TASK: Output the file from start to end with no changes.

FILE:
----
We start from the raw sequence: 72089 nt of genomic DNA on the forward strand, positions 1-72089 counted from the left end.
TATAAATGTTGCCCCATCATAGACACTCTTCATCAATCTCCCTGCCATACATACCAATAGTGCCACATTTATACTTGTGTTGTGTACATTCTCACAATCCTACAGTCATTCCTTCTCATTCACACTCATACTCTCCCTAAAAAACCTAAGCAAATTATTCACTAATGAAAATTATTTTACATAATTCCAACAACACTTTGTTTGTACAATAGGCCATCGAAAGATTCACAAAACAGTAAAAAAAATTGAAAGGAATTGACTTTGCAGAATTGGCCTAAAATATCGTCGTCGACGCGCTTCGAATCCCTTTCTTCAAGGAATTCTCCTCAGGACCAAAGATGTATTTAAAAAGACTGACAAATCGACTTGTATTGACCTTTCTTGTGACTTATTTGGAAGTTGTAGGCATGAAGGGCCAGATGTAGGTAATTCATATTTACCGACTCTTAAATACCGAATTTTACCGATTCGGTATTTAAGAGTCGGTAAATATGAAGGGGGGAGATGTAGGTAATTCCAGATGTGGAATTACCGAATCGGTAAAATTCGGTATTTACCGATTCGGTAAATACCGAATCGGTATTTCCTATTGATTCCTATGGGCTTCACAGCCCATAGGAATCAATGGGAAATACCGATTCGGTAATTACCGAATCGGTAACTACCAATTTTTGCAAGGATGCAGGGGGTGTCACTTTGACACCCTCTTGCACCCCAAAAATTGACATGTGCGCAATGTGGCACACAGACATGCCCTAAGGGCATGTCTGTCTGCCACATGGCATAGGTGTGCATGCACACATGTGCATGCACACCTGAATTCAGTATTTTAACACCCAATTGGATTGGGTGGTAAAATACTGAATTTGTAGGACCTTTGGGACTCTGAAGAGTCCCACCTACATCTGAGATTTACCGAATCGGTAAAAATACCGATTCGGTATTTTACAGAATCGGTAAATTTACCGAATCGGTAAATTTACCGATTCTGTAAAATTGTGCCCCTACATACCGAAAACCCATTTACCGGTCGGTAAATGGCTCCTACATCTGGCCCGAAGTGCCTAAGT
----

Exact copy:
We start from the raw sequence: 72089 nt of genomic DNA on the forward strand, positions 1-72089 counted from the left end.
TATAAATGTTGCCCCATCATAGACACTCTTCATCAATCTCCCTGCCATACATACCAATAGTGCCACATTTATACTTGTGTTGTGTACATTCTCACAATCCTACAGTCATTCCTTCTCATTCACACTCATACTCTCCCTAAAAAACCTAAGCAAATTATTCACTAATGAAAATTATTTTACATAATTCCAACAACACTTTGTTTGTACAATAGGCCATCGAAAGATTCACAAAACAGTAAAAAAAATTGAAAGGAATTGACTTTGCAGAATTGGCCTAAAATATCGTCGTCGACGCGCTTCGAATCCCTTTCTTCAAGGAATTCTCCTCAGGACCAAAGATGTATTTAAAAAGACTGACAAATCGACTTGTATTGACCTTTCTTGTGACTTATTTGGAAGTTGTAGGCATGAAGGGCCAGATGTAGGTAATTCATATTTACCGACTCTTAAATACCGAATTTTACCGATTCGGTATTTAAGAGTCGGTAAATATGAAGGGGGGAGATGTAGGTAATTCCAGATGTGGAATTACCGAATCGGTAAAATTCGGTATTTACCGATTCGGTAAATACCGAATCGGTATTTCCTATTGATTCCTATGGGCTTCACAGCCCATAGGAATCAATGGGAAATACCGATTCGGTAATTACCGAATCGGTAACTACCAATTTTTGCAAGGATGCAGGGGGTGTCACTTTGACACCCTCTTGCACCCCAAAAATTGACATGTGCGCAATGTGGCACACAGACATGCCCTAAGGGCATGTCTGTCTGCCACATGGCATAGGTGTGCATGCACACATGTGCATGCACACCTGAATTCAGTATTTTAACACCCAATTGGATTGGGTGGTAAAATACTGAATTTGTAGGACCTTTGGGACTCTGAAGAGTCCCACCTACATCTGAGATTTACCGAATCGGTAAAAATACCGATTCGGTATTTTACAGAATCGGTAAATTTACCGAATCGGTAAATTTACCGATTCTGTAAAATTGTGCCCCTACATACCGAAAACCCATTTACCGGTCGGTAAATGGCTCCTACATCTGGCCCGAAGTGCCTAAGT